Spread the Love in the Workplace
A Note From The Editor
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For some, the month of February has become synonymous with love. But Valentine’s Day isn’t the only time of the year that managers should focus on sharing appreciation in the workplace.
Employees who consistently feel valued and appreciated by their employers are far more likely to put in significant effort on the company's behalf. A 2012 survey of more than 1,700 adults by the American Psychological Association found, according to its release, "Employees who feel valued are more likely to report better physical and mental health, as well as higher levels of engagement, satisfaction and motivation, compared to those who do not feel valued by their employers."
So how can employers spread the love in the workplace while maintaining their authority? Here are a few simple things managers can do so their employees feel love and appreciation year-round:
Related: 7 Ways to Say I Love You
1. Create a welcoming environment for new hires.
You have probably felt new job jitters -- and it's not a fun experience. In an effort to make new hires feel welcome and appreciated from Day 1, create an onboarding process designed to inform and engage them.
Ask current employees their opinions about the onboarding process. Be open to suggestions for improvements to create a smooth transition for new hires.
Give new hires a personal tour. Introduce them to people they will work with on a daily basis, as well as those they will encounter only on occasion. Ease the "new kid" jitters by casually introducing the fresh recruits to others and familiarizing them with the office layout.
2. Publicly recognize achievements.
A verbal thank-you is always appreciated. But being publicly recognized for achievements can be even more meaningful. To show employees they’re appreciated, don’t hesitate to celebrate their accomplishments and milestones before the entire staff.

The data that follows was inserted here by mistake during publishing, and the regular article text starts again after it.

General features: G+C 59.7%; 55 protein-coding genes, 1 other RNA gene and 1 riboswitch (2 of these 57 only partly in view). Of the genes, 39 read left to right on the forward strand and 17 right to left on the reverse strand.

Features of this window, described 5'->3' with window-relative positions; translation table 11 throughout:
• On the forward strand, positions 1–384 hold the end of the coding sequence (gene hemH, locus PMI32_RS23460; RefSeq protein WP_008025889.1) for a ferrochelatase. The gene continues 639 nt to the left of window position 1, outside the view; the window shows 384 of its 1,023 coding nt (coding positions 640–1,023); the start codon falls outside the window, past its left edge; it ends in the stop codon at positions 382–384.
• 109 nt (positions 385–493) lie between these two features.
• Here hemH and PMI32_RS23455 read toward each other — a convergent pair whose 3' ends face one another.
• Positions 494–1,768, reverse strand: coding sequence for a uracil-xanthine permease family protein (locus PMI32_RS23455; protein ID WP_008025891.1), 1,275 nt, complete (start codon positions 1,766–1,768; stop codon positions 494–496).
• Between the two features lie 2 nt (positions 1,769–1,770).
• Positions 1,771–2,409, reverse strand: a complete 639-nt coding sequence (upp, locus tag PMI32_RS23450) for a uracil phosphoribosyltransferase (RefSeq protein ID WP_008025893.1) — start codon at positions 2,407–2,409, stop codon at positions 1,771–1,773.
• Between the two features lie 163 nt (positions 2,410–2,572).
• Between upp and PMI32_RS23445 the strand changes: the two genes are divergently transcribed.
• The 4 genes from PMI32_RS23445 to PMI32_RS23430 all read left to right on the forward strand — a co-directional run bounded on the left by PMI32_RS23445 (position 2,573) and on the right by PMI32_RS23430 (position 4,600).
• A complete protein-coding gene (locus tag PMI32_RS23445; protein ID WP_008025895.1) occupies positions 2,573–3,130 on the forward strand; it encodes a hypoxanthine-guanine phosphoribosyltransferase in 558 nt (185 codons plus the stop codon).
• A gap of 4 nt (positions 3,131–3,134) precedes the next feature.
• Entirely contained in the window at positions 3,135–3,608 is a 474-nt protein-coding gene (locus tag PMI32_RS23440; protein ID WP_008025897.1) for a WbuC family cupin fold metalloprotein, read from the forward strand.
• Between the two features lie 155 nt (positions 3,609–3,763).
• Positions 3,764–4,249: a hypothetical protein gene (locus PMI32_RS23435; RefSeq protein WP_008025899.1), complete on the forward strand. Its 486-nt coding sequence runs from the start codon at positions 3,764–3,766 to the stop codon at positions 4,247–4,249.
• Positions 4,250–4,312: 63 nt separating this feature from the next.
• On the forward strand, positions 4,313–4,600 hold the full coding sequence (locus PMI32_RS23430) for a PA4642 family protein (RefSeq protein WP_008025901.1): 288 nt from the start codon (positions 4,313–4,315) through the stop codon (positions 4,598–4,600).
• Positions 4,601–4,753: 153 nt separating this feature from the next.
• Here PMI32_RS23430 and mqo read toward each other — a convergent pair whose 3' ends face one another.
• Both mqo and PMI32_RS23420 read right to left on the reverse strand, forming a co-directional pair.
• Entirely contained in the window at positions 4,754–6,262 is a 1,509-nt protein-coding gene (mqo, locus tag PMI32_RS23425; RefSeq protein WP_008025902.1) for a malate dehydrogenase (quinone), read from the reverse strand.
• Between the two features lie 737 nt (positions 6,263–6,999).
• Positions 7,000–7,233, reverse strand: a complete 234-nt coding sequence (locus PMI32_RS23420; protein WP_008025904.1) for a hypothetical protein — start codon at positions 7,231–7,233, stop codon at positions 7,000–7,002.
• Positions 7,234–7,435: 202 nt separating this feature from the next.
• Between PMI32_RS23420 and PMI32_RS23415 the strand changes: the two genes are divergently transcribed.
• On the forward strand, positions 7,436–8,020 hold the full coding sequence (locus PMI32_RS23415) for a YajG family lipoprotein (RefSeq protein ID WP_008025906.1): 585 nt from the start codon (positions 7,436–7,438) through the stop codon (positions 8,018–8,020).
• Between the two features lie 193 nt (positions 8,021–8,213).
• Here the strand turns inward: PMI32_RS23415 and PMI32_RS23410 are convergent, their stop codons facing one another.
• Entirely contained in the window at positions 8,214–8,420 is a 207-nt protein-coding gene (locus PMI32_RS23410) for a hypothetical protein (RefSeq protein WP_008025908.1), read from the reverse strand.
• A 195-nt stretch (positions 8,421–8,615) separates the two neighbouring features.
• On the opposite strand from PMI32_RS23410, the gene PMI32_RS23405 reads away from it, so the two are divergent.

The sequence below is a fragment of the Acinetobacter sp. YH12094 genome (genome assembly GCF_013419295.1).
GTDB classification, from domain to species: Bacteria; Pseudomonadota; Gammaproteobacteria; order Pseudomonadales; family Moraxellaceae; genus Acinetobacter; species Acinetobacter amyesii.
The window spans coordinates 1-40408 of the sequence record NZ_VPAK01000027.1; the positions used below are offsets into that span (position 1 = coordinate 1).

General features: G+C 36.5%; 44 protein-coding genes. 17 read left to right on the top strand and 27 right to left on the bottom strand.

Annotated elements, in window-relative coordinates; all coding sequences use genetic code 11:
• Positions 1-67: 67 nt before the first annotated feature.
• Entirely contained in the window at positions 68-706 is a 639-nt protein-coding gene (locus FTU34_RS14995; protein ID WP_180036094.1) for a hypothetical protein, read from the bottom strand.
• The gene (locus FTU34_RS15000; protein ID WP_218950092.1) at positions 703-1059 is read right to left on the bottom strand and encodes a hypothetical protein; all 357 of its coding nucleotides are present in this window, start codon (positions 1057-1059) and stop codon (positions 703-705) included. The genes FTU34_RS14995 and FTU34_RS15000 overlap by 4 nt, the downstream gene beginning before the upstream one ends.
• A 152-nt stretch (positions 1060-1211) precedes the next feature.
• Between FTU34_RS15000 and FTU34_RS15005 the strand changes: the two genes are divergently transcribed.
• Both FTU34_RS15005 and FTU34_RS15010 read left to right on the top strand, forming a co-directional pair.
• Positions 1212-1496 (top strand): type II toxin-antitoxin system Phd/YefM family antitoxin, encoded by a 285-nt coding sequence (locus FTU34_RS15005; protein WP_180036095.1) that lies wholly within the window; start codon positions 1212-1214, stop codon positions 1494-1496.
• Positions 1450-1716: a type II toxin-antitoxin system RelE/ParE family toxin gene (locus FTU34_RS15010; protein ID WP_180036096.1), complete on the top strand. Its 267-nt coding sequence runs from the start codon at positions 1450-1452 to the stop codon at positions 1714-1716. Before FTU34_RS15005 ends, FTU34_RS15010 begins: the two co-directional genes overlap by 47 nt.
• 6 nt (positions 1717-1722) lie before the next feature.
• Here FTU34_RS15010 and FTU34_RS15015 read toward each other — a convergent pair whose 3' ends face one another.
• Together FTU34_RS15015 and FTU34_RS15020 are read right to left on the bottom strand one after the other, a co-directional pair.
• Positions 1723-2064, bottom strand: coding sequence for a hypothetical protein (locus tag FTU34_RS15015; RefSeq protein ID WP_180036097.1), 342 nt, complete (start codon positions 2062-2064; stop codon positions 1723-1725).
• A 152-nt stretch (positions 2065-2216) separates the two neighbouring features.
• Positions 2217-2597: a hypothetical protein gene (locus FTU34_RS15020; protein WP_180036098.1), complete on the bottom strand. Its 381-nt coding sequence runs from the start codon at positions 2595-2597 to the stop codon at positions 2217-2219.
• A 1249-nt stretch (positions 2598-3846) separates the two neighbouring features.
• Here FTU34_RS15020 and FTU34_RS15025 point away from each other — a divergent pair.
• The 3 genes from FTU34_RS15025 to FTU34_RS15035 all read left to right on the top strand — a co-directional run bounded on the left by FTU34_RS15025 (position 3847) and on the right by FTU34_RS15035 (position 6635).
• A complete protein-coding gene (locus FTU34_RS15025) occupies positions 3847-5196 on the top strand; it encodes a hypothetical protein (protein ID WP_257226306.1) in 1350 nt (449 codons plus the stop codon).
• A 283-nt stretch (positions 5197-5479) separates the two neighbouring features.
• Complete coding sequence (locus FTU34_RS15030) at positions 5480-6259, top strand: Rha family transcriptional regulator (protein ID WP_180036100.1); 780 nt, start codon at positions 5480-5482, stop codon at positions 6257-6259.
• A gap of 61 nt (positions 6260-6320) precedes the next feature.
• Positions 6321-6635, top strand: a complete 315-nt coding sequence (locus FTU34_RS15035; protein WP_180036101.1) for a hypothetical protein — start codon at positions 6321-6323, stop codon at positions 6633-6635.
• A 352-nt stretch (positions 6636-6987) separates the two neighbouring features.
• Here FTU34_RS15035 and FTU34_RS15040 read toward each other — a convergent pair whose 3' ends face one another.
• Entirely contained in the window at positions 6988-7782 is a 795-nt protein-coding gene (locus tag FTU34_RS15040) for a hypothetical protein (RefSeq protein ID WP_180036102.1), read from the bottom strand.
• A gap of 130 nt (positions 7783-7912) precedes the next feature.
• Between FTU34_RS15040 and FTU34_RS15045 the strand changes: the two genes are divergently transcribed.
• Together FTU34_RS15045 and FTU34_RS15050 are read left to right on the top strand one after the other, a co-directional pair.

Public recognition could take the form of an employee-of-the-month award or a potluck meal that marks a staffer's years of service. Whatever the case, don’t downplay employees' hard work.
Not only does publicly recognizing individual achievements make employees feel appreciated and valued; it can also help boost team morale, I believe. Of course, employers should never seem to play favorites. Actively look for opportunities to reward all members of your team.
3. Take an interest in the employee as a person.
While work-related interactions should come first, employers should try to get to know employees on a more personal basis. This doesn’t necessarily mean getting together for an all-night pub crawl or being overly involved in relationship dramas. There are plenty of more appropriate ways for employers to express an interest in employees; personal lives.
For starters, know their names and their significant others' and children's names. This can make a world of difference to employees.
Take things a step further and occasionally ask employees what they did over the weekend or how their families are doing.
Spending the time to talk to people about their lives outside work shows a genuine interest in them as individuals and sends a message that they’re more than just hired hands.
Related: Do Employees Even Notice You Care?
4. Set aside time for employees.
It’s easy to get caught up in day-to-day activities and forget to check in with your people. Regularly spending time with employees could make them feel valued and respected. So taking even a few minutes out of your day to catch up with staffers can be beneficial.
Employees might find it hard to feel the love from a boss or manager who’s rarely spotted outside a closed door. Let staffers know that your office door is always open. Better yet, show them.
Go the extra mile by orchestrating team-building exercises or having a one-on-one lunch with an employee. Time is valuable and sharing it with employees can go a long way.
5. Remember, little things matter.
Simply giving employees a pat on the back for a job well done can make them feel appreciated as well as encourage them to continue doing what they do well.
Spend time to help employees with their work issues. They’ll appreciate your willingness to give a helping hand. Taking their side in client-related matters says a lot to employees. These things don’t require a lot of time or effort but clearly demonstrate an employer's sincere appreciation for staff.